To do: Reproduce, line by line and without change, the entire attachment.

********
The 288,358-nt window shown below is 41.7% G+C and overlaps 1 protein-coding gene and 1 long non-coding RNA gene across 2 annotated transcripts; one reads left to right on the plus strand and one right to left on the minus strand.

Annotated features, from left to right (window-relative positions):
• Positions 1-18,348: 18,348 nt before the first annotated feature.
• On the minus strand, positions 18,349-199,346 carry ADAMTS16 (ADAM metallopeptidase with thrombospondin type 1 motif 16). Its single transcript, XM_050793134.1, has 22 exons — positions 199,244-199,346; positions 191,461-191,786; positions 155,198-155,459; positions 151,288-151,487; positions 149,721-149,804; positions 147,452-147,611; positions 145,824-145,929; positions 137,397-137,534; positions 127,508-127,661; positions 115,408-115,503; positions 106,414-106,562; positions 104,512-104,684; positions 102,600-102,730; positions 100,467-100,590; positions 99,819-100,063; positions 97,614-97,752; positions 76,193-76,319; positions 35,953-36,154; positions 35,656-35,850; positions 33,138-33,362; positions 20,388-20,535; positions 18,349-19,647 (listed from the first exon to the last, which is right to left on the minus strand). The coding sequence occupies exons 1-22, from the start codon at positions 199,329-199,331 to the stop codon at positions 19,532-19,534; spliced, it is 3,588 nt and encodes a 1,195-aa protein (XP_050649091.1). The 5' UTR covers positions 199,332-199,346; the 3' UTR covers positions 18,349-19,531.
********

The 288,358-nt window shown below is 41.7% G+C and overlaps 1 protein-coding gene and 1 long non-coding RNA gene across 2 annotated transcripts; one reads left to right on the plus strand and one right to left on the minus strand.

Annotated features, from left to right (window-relative positions):
• Positions 1-18,348: 18,348 nt before the first annotated feature.
• On the minus strand, positions 18,349-199,346 carry ADAMTS16 (ADAM metallopeptidase with thrombospondin type 1 motif 16). Its single transcript, XM_050793134.1, has 22 exons — positions 199,244-199,346; positions 191,461-191,786; positions 155,198-155,459; positions 151,288-151,487; positions 149,721-149,804; positions 147,452-147,611; positions 145,824-145,929; positions 137,397-137,534; positions 127,508-127,661; positions 115,408-115,503; positions 106,414-106,562; positions 104,512-104,684; positions 102,600-102,730; positions 100,467-100,590; positions 99,819-100,063; positions 97,614-97,752; positions 76,193-76,319; positions 35,953-36,154; positions 35,656-35,850; positions 33,138-33,362; positions 20,388-20,535; positions 18,349-19,647 (listed from the first exon to the last, which is right to left on the minus strand). The coding sequence occupies exons 1-22, from the start codon at positions 199,329-199,331 to the stop codon at positions 19,532-19,534; spliced, it is 3,588 nt and encodes a 1,195-aa protein (XP_050649091.1). The 5' UTR covers positions 199,332-199,346; the 3' UTR covers positions 18,349-19,531.